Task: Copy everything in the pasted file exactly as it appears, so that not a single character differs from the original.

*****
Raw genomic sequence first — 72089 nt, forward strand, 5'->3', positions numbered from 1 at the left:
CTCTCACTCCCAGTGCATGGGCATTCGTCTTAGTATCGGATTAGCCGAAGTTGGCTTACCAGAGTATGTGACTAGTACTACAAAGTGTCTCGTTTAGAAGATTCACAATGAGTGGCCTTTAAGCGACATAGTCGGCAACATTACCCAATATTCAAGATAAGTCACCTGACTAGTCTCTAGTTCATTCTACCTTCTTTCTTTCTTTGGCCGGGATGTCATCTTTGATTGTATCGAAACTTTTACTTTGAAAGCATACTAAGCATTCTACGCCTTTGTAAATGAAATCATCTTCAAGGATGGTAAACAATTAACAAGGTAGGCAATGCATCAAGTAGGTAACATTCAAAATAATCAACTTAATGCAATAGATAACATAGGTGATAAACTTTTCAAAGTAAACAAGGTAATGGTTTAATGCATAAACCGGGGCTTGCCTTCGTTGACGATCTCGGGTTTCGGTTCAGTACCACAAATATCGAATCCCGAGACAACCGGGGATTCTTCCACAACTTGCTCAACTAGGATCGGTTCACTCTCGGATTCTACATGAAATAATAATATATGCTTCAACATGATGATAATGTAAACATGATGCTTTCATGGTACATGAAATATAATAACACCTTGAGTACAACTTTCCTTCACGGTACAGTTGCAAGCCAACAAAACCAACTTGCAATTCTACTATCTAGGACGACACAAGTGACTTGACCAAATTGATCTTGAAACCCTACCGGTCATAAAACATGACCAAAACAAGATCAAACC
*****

Raw genomic sequence first — 72089 nt, forward strand, 5'->3', positions numbered from 1 at the left:
CTCTCACTCCCAGTGCATGGGCATTCGTCTTAGTATCGGATTAGCCGAAGTTGGCTTACCAGAGTATGTGACTAGTACTACAAAGTGTCTCGTTTAGAAGATTCACAATGAGTGGCCTTTAAGCGACATAGTCGGCAACATTACCCAATATTCAAGATAAGTCACCTGACTAGTCTCTAGTTCATTCTACCTTCTTTCTTTCTTTGGCCGGGATGTCATCTTTGATTGTATCGAAACTTTTACTTTGAAAGCATACTAAGCATTCTACGCCTTTGTAAATGAAATCATCTTCAAGGATGGTAAACAATTAACAAGGTAGGCAATGCATCAAGTAGGTAACATTCAAAATAATCAACTTAATGCAATAGATAACATAGGTGATAAACTTTTCAAAGTAAACAAGGTAATGGTTTAATGCATAAACCGGGGCTTGCCTTCGTTGACGATCTCGGGTTTCGGTTCAGTACCACAAATATCGAATCCCGAGACAACCGGGGATTCTTCCACAACTTGCTCAACTAGGATCGGTTCACTCTCGGATTCTACATGAAATAATAATATATGCTTCAACATGATGATAATGTAAACATGATGCTTTCATGGTACATGAAATATAATAACACCTTGAGTACAACTTTCCTTCACGGTACAGTTGCAAGCCAACAAAACCAACTTGCAATTCTACTATCTAGGACGACACAAGTGACTTGACCAAATTGATCTTGAAACCCTACCGGTCATAAAACATGACCAAAACAAGATCAAACC